Video: Texas Senate committee briefed on affordable housing issues

This week our co-director, John Henneberger, was asked to speak before the state Senate’s Committee on Intergovernmental Relations, to brief members on the important affordable housing issues facing the state as the legislative session unfolds.

John touched on three main points: the lack of affordable housing options, the substandard nature of much of the state’s existing affordable housing and ways that the state can get more involved in solutions.

Watch the full testimony here, or read John’s complete remarks below:


I’m John Henneberger, co-director of the nonprofit Texas Low Income Housing Information Service. Since 1988, we have worked for safe and decent housing in quality neighborhoods for all Texans.

I’ll briefly highlight three Texas housing problems and some low-cost solutions for the committee to consider.

1) There is a massive shortage of housing affordable for the poor.

About three in four low-income renters and homeowners are burdened by excessive housing costs. There is just one subsidized affordable home for every five cost burdened Texas households. Poor families cannot afford private market rents.

Texas’ Fair Market Rent for a two-bedroom apartment is $872. To afford this level of rent plus utilities – without spending more than 30 percent of income on housing – a family must earn the equivalent of 2.3 minimum wage earners working 40 hours per week.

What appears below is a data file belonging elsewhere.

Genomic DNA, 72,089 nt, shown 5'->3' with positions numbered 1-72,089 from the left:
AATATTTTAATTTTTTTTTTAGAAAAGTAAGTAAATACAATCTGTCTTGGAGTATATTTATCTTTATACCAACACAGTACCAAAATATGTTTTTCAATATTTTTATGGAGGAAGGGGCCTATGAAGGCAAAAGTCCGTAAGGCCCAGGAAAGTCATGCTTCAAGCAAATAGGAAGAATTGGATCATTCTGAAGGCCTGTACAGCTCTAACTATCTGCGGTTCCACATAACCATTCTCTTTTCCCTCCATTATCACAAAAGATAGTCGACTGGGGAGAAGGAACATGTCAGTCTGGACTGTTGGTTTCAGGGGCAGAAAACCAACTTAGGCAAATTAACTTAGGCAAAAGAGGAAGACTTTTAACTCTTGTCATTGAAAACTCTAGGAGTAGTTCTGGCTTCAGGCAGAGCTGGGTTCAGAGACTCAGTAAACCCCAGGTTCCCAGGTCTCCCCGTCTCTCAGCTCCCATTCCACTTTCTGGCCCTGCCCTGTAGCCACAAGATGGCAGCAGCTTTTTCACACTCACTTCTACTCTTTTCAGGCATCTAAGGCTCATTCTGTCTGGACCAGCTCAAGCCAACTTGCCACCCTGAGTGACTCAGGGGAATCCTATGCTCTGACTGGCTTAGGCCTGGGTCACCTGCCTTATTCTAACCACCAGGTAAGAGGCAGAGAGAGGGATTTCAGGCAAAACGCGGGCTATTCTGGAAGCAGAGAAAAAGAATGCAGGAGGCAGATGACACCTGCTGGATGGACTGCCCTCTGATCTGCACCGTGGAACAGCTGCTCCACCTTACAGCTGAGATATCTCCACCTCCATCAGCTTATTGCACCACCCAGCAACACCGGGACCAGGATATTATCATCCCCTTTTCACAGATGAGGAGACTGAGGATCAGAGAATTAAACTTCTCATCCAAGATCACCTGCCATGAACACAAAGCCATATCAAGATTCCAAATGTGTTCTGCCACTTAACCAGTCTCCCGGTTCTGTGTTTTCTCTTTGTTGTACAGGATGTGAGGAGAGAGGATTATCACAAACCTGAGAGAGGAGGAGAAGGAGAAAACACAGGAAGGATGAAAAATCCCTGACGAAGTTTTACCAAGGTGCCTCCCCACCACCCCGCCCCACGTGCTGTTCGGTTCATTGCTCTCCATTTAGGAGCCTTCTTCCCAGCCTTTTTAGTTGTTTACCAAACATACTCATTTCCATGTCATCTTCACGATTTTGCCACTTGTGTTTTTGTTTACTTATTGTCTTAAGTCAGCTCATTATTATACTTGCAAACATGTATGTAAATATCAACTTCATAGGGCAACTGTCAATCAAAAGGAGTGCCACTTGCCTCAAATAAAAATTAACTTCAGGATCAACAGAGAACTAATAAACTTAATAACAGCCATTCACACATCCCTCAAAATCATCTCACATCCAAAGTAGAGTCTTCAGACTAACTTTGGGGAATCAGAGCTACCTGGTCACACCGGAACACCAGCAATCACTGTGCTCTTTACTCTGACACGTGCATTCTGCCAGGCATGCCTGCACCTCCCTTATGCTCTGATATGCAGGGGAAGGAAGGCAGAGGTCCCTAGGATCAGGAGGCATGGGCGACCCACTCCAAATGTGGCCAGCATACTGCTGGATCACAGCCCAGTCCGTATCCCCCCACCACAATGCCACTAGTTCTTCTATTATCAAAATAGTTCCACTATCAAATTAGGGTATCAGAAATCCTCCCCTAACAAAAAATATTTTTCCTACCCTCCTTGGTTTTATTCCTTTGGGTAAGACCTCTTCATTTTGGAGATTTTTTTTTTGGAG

To respond to all housing needs the state provides only about $13 million from state revenues per year, including administrative costs. The State should expand the revolving Texas Housing Trust Fund and create a Texas affordable housing tax credit.

The state also has a new opportunity to expand affordable housing through the National Housing Trust Fund. This federal program is set to begin next summer and could provide Texas with more than $10 million each year. Another new federal deregulation allows Texas the option to increase our state’s CDBG allocation for colonia housing programs by $3 million each year.

2) Much of the state’s affordable housing is substandard, and located in places unhealthy for children to live.

Low income communities are far more likely to be located in floodplains, closer to environmental hazards, and have higher crime rates and failing schools. The state should fund flood control and public safety in border colonias.

The state should also continue its commitment to see that a fair portion of new housing is built in better neighborhoods.

The repeated tragic deaths of children due to fires in crowded, substandard mobile homes should lead the state to partner with local fire officials, banks and the manufactured housing industry to replace obsolete, dangerous mobile homes where children, the elderly and people with disabilities live.

3) Most state housing programs are effective for the few families they are funded to serve. But there is room for improvement.

A pilot program created through legislation by Chairman Lucio rebuilds disaster destroyed homes at one-half the current cost to the state in one-sixteenth the time. This is a Texas solution to the problems of current federally funded programs that delay people from getting back home after a hurricane or wildfire.

By taking advantage of low-cost, Texas-style solutions, this committee can help close our state’s housing and neighborhood affordability and quality gap.